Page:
The selves on the shelf

I am looking at old pictures. I see the child I was. I look at him in the picture and I perceive him as a separate person, i.e., not me. However, when I evoke the emotions and sensations that I felt back then, stored on one of those shelves in my memory, it feels immediate, as if that person were here now, inundating me. The person in the picture is not me, but the feelings and sensations… there is a ‘me’ in there, a sort of presence. Not a spirit or soul or schizophrenic companion, but a conscience. Not a past-me, but an always-me.

When I re-play in my mind memories from my youth or my thirties, I know that I am not them. The emotions and sensations in the memories are different from the ones I experience today. We are different entities. But there is a touch of immediacy in those memories too, they activate something in me that I can only call ‘I’. A presence that is precisely that: present. It is surprising to me that there is an immutable aspect to our selves, considering that we are constantly changing, as the pictures show unequivocally.

Is that collection of emotions, thoughts, and sensations a person? Are they the shell of a person, inhabited by that permanent conscience? My ambitions, feelings, wishes, expectations, attitudes, even some personality traits have changed over time. And yet, there is always this ‘existence’, this presence that in my mind has the aspect of a black dot in the centre of several concentric circles. I can say that I – the person who is now writing, the ego – is not ‘it’, we are two distinct entities. If I had to give it a name, I would call it the conscience of existing, the mere act of being alive, a present presence. I (the ego) constantly change; ‘it’ does not.

I can remember that as a child I was fully conscious of this immutable presence, who I considered to be the essential me. Over the years, I can see how I (the ego) have changed. I can take memories from the shelf, play them, know that I am not that person any longer and yet at the same time feel an immediacy as if I were there.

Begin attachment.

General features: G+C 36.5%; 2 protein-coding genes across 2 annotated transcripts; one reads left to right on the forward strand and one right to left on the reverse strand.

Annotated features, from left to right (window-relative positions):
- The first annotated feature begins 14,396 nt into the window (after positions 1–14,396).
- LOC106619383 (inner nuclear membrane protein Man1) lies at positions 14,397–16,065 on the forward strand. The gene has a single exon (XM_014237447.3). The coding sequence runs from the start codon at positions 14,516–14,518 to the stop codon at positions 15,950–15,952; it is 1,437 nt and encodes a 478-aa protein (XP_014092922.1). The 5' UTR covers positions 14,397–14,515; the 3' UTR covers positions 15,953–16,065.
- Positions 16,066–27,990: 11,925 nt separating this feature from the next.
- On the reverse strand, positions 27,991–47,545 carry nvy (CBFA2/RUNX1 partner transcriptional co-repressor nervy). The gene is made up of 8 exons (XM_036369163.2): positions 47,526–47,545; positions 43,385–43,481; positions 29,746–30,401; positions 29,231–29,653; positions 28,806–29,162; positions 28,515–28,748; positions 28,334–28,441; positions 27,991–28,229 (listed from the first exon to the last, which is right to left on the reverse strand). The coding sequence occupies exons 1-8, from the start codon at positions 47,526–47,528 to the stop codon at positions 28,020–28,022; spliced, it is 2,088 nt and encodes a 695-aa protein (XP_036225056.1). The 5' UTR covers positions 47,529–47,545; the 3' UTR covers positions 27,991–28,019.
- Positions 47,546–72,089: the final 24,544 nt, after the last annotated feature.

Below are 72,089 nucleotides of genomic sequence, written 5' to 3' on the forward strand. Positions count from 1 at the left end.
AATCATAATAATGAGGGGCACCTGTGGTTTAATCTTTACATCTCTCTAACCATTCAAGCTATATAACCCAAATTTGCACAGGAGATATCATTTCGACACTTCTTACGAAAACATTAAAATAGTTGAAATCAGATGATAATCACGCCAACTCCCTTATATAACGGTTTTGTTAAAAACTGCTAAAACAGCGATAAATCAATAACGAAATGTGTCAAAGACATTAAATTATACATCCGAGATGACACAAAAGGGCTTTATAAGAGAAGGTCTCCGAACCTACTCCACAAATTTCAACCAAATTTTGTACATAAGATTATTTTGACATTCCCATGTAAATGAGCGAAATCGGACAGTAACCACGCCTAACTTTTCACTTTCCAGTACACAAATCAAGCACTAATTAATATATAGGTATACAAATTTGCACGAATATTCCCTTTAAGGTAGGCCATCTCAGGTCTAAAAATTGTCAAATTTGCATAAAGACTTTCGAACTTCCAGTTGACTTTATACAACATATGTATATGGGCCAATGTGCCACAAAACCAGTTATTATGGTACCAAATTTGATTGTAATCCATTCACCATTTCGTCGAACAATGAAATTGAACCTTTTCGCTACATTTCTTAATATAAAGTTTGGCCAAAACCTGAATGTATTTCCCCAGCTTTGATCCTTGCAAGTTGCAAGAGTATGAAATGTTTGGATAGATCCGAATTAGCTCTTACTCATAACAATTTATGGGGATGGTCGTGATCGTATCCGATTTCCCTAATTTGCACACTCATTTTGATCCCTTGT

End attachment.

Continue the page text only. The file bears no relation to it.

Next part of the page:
I can see the line that connects the 4-year-old-me and the person who is now writing this nonsense. I cannot remember much from those days, but I can remember that I existed and that I was conscious of it, much more conscious than I am today. And I also see clearly that I (the ego) have deviated from that line that sews us together through time. The ‘now’ seems a bit ridiculous, as if I had concerned myself with ‘problems’ that are utterly unimportant. All those wishes, ambitions, practicalities seem a bit absurd when I compare my current self to the child I was. Growing up seems to be more like growing out, estranged, lost in a colourful yet empty ridiculousness. Brief moments of lucidity seem to set me back on track.

That conscience of existing seems to care nothing about my petty concerns, my ridiculousness, or my apparent lucidity. It just is.

Thirty years later I again stood on that slope. I was a married man, had children, a house, a place in the world, and a head full of ideas and plans, and suddenly I was again the child who had kindled a fire full of secret significance and sat down on a stone without knowing whether it was I or I was it. I thought suddenly of my life in Zürich, and it seemed alien to me, like news from some remote world and time. This was frightening, for the world of my childhood in which I had just become absorbed was eternal, and I had been wrenched away from it and had fallen into a time that continued to roll onward, moving farther and farther away. The pull of that other world was so strong that I had to tear myself violently from the spot in order not to lose hold of my future. I have never forgotten that moment, for it illuminated in a flash of lightning the quality of eternity in my childhood.”
Carl G. Jung, Memories, Dreams, Reflections